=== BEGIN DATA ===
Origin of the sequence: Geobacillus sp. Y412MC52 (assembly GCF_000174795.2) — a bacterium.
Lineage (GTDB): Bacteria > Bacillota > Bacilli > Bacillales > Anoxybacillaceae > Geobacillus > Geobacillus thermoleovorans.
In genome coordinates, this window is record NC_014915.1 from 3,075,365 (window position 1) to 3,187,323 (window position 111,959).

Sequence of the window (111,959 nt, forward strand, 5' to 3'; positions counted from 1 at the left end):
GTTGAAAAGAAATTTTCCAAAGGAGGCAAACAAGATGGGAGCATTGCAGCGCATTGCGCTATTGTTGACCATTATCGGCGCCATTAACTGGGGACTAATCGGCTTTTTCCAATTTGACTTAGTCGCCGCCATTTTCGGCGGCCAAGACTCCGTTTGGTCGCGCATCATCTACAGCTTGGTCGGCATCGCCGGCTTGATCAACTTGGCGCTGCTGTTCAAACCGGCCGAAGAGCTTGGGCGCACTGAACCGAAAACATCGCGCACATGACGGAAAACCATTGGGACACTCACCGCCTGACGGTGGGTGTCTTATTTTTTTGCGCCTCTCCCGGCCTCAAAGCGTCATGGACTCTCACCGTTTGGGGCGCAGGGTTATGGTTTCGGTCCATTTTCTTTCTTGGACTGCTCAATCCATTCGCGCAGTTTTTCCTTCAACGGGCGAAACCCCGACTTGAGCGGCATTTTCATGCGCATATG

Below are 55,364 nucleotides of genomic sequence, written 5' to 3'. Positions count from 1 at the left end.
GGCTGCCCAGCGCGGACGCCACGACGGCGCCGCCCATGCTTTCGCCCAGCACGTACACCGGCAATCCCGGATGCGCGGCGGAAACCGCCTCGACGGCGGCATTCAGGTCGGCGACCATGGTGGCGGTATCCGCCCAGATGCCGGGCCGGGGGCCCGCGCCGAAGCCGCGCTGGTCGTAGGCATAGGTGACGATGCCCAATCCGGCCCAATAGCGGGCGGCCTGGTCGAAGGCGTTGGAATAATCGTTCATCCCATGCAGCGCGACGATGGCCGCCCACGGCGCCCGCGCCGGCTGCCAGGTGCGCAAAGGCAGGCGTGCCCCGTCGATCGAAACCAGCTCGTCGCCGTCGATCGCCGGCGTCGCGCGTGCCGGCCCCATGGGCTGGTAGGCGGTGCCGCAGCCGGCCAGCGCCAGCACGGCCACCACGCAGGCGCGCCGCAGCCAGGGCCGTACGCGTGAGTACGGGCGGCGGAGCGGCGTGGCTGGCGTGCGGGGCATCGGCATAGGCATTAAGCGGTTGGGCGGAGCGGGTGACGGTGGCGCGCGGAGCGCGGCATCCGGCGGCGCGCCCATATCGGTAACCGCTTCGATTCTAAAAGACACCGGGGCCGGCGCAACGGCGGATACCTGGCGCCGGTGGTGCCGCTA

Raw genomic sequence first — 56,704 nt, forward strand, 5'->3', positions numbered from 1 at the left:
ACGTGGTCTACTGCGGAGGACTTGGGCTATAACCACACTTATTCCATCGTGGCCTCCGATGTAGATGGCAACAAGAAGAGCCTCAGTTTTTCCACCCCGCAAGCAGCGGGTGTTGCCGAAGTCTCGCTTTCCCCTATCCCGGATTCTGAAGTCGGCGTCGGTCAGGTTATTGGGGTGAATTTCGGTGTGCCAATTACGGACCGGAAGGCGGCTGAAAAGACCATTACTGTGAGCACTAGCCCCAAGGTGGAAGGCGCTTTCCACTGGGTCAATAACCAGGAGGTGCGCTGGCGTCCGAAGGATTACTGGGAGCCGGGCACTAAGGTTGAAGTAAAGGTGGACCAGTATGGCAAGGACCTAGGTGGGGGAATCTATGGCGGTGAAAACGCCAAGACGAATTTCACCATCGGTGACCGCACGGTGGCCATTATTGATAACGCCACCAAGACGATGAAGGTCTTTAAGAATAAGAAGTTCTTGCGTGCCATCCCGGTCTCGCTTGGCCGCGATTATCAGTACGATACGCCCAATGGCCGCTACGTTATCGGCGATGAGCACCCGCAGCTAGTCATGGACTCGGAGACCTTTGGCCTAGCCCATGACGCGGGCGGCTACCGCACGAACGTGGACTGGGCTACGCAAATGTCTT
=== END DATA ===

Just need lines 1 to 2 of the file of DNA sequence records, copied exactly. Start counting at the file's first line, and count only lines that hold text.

Origin of the sequence: Geobacillus sp. Y412MC52 (assembly GCF_000174795.2) — a bacterium.
Lineage (GTDB): Bacteria > Bacillota > Bacilli > Bacillales > Anoxybacillaceae > Geobacillus > Geobacillus thermoleovorans.